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Opinion: The Afterlife of Cells in Research

GENETIC PRIVACY—U.S.

March 25, 2013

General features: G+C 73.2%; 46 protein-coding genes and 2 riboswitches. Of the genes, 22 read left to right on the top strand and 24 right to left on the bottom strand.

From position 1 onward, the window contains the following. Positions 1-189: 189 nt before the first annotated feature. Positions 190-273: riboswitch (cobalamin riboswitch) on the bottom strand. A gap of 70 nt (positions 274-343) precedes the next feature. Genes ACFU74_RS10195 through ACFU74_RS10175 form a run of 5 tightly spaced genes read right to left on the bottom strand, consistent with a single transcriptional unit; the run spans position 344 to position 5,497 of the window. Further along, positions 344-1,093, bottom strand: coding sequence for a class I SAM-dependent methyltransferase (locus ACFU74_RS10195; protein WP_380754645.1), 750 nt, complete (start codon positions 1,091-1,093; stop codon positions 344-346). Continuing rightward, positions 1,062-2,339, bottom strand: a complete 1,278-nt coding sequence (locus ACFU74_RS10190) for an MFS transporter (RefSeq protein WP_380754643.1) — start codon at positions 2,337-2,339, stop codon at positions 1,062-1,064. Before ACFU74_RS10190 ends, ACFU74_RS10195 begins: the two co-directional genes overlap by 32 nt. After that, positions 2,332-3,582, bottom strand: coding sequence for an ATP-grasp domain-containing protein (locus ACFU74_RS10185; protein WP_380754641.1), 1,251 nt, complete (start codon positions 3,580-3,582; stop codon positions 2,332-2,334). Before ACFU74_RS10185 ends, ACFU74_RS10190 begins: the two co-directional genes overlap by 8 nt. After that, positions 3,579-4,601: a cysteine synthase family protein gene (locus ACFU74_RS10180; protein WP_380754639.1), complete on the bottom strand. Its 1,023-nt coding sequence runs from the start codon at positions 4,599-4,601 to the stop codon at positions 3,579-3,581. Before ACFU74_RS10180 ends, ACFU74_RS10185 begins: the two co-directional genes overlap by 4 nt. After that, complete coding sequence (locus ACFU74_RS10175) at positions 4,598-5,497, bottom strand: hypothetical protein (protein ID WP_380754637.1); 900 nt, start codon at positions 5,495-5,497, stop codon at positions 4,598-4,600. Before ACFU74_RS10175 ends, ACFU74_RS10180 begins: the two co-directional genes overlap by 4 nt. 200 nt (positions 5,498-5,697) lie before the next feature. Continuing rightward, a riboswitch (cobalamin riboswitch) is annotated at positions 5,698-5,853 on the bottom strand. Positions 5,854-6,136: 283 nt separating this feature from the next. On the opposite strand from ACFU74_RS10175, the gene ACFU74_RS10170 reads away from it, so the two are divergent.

Peter Lipson discusses in Forbes the ethics and privacy issues related to the use of Henrietta Lacks’ cells after her demise from cancer and how their use affects her descendants. Doctors harvested Lacks’ cells decades ago without her consent, and they became the basis for a revolution in cell research. “With advances in genomics, the privacy question” for Lacks’ “descendants is very real,” writes Lipson. “Mrs. Lacks’ genomic information can tell us a great deal about her descendants…A genome is analogous to a diary in that it contains a great deal of personal information that does not automatically become property of the community after death.”
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